audio realm. These fields can also be mapped to the microscopic, with diminishing wavelengths, microwaves, leading into a light which literally colours perception. Wave-length acts as a guiding principle of scale and measure with detection or exploration determined by the quasi-scientific expansion of sensory apparatus.

The wave-length workshop will explore both sound and EM phenomena from a spatial perspective: the construction of a landscape of antennas, oscillators and detection or measurement devices using simple materials. The workshop will close with a final performance from participants.

projected activities

... include making sense of a landscape from a forensics perspective, mapping of event intensity using GPS, reconstruction of unintentional emissions, TEMPEST, cryptography, EM psychogeographics, data sedimentation, data visualisation and forging of underground transmission networks.

... include physical wave transitions, waveguide antennas, cymatics, coils and self-made speakers, spark gap transmission, iron ore saturation and magnetic fields in pottery, wave generation circuits, magnetometers, electrometers, amateur radio telescopy, geophysical archaeology.

participant requirements

no specific technical requirements, participants are welcome to bring laptops, GPS, wireless cards, access points, communications technologies, radio's, large tins and juice cartons.

no specific technical knowledge, participants are welcome to bring objects (wire, tins, broken or functioning radios, cardboard, foil, magnets, minerals) for wave-length explorations.


To register for the Newcastle lab please email a short statement of interest and a biography by 3rd September '09.

Please include 'Howse lab' in the subject heading.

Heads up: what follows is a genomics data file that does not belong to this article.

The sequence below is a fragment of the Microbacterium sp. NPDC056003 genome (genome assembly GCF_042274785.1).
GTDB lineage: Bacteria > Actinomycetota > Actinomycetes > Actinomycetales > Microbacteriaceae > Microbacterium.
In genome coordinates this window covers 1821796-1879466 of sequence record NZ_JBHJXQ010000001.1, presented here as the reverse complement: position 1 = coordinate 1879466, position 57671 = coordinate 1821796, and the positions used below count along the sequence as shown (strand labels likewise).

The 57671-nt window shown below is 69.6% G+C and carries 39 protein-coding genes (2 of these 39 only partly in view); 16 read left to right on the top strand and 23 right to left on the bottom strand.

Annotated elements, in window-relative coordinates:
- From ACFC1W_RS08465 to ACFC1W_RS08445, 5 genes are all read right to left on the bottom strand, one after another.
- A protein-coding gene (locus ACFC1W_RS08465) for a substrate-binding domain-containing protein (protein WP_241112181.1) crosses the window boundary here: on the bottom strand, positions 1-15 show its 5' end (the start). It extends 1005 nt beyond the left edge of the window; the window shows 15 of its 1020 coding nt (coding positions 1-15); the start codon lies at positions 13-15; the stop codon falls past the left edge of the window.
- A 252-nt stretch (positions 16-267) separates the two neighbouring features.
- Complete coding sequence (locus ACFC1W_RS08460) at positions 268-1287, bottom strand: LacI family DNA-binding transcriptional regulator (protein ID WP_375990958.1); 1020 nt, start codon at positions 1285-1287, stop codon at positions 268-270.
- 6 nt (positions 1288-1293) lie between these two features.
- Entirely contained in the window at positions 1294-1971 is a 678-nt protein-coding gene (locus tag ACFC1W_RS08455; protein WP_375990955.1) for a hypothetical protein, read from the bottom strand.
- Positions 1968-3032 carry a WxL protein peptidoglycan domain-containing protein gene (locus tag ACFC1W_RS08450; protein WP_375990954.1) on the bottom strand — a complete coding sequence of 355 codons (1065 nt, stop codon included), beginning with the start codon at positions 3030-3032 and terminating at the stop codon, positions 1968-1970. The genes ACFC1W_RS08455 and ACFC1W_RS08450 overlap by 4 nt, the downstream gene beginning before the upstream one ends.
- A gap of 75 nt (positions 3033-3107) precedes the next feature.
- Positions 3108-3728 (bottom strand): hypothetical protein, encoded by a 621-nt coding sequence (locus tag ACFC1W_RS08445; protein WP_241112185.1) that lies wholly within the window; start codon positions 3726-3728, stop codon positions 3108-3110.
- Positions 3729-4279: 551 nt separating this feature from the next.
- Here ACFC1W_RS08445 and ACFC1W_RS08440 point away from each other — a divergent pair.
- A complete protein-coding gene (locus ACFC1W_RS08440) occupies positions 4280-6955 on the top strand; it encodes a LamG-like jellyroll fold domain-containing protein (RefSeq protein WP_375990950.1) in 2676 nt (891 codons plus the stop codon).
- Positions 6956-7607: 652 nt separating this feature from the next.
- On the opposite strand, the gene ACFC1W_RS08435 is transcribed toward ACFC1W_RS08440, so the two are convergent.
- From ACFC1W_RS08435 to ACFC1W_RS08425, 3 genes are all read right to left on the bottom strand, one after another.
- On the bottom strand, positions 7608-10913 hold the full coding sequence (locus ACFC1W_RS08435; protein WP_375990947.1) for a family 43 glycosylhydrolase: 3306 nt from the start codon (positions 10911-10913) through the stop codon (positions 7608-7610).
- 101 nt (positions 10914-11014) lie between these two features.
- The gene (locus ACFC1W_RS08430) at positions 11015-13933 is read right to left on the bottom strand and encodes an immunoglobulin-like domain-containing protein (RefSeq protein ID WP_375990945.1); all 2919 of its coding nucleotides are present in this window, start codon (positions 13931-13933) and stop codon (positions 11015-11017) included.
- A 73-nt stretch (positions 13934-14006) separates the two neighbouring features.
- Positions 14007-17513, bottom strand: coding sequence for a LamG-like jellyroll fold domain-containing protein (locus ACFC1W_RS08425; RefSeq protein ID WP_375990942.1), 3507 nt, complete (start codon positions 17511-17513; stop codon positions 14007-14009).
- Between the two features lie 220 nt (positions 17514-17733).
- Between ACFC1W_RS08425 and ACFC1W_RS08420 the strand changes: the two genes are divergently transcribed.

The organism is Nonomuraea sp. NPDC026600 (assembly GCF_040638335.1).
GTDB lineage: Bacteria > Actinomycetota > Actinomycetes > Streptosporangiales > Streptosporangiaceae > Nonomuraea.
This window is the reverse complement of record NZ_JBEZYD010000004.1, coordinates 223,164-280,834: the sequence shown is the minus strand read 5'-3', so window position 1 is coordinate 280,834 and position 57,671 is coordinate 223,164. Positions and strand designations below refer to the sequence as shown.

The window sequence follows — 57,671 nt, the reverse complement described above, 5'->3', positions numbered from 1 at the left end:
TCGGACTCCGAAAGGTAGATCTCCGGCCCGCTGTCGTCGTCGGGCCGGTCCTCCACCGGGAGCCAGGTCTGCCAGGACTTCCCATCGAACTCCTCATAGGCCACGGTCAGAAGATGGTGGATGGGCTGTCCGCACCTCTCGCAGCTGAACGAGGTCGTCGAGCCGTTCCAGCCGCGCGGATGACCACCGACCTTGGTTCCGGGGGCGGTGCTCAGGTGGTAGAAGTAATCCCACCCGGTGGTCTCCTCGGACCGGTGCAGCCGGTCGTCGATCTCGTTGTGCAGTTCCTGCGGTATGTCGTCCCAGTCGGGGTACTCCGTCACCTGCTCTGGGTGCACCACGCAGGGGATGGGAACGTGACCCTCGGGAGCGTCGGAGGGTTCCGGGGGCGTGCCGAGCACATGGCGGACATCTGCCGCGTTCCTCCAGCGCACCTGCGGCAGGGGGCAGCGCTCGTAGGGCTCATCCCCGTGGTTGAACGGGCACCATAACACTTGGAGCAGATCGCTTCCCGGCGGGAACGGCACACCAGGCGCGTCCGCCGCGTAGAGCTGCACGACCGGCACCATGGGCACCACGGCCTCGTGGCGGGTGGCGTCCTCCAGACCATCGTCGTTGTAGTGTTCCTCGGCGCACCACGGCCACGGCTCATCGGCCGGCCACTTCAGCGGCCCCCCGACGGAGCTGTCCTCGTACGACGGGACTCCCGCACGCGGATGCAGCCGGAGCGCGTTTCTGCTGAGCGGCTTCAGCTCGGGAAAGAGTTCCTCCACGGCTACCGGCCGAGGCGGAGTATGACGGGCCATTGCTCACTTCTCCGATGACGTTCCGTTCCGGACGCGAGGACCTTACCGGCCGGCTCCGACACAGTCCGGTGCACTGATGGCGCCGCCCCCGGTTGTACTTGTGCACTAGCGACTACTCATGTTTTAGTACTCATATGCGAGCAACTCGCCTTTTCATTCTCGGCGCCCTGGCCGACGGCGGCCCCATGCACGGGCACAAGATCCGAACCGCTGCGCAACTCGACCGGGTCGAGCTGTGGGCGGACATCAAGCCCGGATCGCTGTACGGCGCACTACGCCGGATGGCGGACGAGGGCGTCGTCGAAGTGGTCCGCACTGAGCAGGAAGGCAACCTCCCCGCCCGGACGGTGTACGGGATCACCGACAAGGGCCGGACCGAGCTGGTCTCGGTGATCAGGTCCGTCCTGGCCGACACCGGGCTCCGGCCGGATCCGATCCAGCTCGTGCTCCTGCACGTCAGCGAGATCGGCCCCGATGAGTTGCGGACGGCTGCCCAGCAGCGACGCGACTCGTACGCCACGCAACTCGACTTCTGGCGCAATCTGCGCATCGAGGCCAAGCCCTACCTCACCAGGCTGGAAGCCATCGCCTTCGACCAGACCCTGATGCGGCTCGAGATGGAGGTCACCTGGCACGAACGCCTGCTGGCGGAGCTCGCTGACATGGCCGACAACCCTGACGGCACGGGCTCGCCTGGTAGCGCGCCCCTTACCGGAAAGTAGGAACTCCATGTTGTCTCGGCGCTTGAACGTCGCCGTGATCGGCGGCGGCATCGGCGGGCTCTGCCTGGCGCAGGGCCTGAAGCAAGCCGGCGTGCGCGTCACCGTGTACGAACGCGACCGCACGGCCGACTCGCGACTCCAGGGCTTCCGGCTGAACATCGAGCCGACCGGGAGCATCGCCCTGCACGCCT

To register for the Dundee lab please email a short statement of interest and a biography by 3rd September '09.

Please include 'Howse lab' in the subject heading.

Martin Howse is an artist, programmer, theorist and film- maker. Martin gained a Fine Art BA degree at Goldsmiths College, London. Martin has performed and collaborated worldwide using custom, open software and hardware modules for data/code processing and generation. In 2005, Martin was part of a team awarded first prize in the VIDA 8.0 art and artificial life competition. In 2006 he initiated xxxxx as a research centre in Berlin, Germany, producing the acclaimed xxxxx [reader] and maintaining a series of workshops. Martin also writes regularly for GNU/Linux/free software publications and has participated in related conferences and workshops. The Independent xxxxx research organisation examines the software real, life and live coding, autodestructive strategy and crash-falsified revelation.
> http://1010.co.uk
In collaboration between:
Lindsay Brown - http://lindsaybrown.wordpress.com/
Polytechnic, Newcastle upon Tyne - http://ptechnic.org
Hannah Maclure Centre, Abertay University. Dundee - http://hannahmaclurecentre.abertay.ac.uk

Supported by:
Mills Observatory, Dundee - http://www.dundeecity.gov.uk/mills/
Dundee City Council
Arts Council England- Lottery Funded